Estimating Lower Limb Kinematics Using Distance Measurements with a Reduced Wearable Inertial Sensor Count


This paper presents an algorithm that makes novel use of distance measurements alongside a constrained Kalman filter to accurately estimate pelvis, thigh, and shank kinematics for both legs during walking and other body movements using only three wearable inertial measurement units (IMUs). The distance measurement formulation also assumes hinge knee joint and constant body segment length, helping produce estimates that are near or in the constraint space for better estimator stability. Simulated experiments have shown that inter-IMU distance measurement is indeed a promising new source of information to improve the pose estimation of inertial motion capture systems under a reduced sensor count configuration. Furthermore, experiments show that performance improved dramatically for dynamic movements even at high noise levels (e.g., $\sigma_{dist} = 0.2$ m), and that acceptable performance for normal walking was achieved at $\sigma_{dist} = 0.1$ m. Nevertheless, further validation is recommended using actual distance measurement sensors.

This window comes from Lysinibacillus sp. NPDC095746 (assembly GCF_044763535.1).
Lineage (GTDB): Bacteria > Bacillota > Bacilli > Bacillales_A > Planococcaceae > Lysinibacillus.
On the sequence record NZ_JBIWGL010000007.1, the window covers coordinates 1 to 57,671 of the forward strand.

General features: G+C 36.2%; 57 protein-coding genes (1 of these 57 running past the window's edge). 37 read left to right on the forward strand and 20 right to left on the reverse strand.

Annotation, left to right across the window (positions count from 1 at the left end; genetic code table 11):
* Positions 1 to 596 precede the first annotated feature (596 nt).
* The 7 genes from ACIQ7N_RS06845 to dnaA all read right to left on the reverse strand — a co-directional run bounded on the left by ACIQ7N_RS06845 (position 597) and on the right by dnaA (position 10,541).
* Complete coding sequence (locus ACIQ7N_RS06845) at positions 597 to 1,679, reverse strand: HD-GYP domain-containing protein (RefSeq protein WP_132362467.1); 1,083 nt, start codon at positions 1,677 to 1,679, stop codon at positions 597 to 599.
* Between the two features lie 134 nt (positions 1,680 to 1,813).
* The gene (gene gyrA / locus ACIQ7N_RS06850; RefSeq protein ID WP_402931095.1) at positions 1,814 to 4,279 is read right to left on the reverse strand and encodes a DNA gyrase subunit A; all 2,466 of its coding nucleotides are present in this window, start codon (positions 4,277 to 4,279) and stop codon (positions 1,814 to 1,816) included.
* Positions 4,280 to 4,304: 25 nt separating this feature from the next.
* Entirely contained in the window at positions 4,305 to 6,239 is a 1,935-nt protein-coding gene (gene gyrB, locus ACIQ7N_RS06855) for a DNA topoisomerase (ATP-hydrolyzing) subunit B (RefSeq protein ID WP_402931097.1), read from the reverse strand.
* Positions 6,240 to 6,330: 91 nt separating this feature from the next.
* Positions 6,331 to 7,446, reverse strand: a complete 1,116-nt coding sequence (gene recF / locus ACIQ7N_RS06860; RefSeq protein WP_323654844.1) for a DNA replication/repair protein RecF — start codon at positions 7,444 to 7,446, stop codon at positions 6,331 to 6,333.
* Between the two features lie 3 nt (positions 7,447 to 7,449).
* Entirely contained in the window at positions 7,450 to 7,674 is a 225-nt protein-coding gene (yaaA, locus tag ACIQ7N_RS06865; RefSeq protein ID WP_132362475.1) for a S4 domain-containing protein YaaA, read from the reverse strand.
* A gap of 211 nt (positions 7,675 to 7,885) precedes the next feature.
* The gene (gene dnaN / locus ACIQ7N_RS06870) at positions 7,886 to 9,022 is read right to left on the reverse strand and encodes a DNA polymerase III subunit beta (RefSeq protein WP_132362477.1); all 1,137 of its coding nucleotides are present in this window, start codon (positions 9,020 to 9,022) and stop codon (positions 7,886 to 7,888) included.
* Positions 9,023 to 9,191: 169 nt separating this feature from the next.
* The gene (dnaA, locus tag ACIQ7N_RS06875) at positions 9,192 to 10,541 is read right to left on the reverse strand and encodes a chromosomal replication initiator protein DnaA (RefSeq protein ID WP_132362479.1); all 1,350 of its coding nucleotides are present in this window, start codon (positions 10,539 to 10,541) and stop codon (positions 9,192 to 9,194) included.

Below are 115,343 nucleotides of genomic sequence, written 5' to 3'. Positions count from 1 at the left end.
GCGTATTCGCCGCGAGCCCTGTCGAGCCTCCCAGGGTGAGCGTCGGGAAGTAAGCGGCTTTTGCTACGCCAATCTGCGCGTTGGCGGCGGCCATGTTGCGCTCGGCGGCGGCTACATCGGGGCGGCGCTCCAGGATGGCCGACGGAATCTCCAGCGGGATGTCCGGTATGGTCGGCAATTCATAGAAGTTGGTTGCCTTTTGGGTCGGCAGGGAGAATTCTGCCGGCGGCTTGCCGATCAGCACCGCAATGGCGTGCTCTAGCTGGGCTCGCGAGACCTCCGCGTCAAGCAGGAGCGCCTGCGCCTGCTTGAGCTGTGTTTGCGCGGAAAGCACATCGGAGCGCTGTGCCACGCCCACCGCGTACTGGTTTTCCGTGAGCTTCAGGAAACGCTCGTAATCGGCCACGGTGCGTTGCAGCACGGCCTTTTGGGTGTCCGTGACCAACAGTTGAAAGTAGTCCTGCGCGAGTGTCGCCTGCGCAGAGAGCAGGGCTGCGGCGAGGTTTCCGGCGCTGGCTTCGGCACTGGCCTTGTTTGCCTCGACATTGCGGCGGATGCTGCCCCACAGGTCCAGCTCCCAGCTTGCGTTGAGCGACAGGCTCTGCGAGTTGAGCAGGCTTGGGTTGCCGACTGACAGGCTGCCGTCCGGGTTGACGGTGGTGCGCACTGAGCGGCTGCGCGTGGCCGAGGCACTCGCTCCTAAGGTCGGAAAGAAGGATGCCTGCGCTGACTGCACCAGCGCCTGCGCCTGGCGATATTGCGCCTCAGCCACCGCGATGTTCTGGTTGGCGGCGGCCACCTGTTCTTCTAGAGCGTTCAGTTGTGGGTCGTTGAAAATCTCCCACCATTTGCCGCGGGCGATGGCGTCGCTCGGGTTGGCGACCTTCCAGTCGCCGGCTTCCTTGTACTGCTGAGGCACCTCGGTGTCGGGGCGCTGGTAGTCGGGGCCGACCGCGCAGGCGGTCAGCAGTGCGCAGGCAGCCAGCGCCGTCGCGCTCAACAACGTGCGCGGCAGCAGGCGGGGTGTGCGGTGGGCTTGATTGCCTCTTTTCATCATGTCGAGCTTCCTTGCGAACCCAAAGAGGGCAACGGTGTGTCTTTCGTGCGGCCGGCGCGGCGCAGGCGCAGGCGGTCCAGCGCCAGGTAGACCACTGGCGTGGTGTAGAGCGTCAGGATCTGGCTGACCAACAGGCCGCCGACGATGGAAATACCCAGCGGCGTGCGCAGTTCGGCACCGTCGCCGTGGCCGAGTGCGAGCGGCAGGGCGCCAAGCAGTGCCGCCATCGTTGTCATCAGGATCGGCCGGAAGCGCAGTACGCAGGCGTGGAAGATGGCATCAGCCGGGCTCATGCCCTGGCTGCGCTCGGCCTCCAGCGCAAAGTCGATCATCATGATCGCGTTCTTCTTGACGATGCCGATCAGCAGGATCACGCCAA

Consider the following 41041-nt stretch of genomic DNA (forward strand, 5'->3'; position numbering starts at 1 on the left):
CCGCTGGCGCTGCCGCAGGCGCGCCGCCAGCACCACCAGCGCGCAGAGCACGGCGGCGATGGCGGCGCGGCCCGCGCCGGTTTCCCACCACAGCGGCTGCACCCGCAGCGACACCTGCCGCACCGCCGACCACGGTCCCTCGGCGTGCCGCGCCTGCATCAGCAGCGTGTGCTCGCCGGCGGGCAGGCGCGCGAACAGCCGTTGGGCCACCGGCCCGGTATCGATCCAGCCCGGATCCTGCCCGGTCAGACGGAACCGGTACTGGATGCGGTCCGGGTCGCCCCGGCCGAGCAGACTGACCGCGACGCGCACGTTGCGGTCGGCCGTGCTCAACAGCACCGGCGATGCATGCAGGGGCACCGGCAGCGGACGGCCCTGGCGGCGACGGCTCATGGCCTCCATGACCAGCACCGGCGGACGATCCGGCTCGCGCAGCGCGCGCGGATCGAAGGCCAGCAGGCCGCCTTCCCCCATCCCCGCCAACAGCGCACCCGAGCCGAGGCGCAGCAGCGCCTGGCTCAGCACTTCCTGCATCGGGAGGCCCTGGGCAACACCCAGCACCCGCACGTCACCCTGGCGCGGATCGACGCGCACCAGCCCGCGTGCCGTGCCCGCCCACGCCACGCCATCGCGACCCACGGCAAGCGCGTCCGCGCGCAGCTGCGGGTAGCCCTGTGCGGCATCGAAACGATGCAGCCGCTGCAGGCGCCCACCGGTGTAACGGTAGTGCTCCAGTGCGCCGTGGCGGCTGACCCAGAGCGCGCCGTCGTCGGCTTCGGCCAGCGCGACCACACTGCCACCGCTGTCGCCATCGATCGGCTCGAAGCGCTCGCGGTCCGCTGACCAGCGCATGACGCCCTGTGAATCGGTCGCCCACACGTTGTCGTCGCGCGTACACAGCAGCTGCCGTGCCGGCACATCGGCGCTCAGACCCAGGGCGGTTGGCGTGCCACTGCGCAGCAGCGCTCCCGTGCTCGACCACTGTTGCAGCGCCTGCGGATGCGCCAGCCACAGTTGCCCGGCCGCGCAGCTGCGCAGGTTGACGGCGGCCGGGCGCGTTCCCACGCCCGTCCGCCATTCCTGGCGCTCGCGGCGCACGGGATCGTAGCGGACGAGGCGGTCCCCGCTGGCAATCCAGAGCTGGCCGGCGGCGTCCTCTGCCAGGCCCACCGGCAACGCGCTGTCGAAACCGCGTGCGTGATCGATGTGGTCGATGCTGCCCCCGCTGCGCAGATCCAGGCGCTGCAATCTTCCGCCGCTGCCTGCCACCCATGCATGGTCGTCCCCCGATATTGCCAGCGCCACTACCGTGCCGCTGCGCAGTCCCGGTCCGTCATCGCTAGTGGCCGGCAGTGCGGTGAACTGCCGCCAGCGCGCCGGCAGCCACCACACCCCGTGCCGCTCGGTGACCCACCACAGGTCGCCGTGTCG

2020 Jul 20 Mon 9:45 AM — 10:00 AM
Online (supposedly at Montreal Canada)

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Luke Sy
PhD Candidate

My research interests include state estimation, robotics, wearable sensors, machine learning, and biomedical engineering.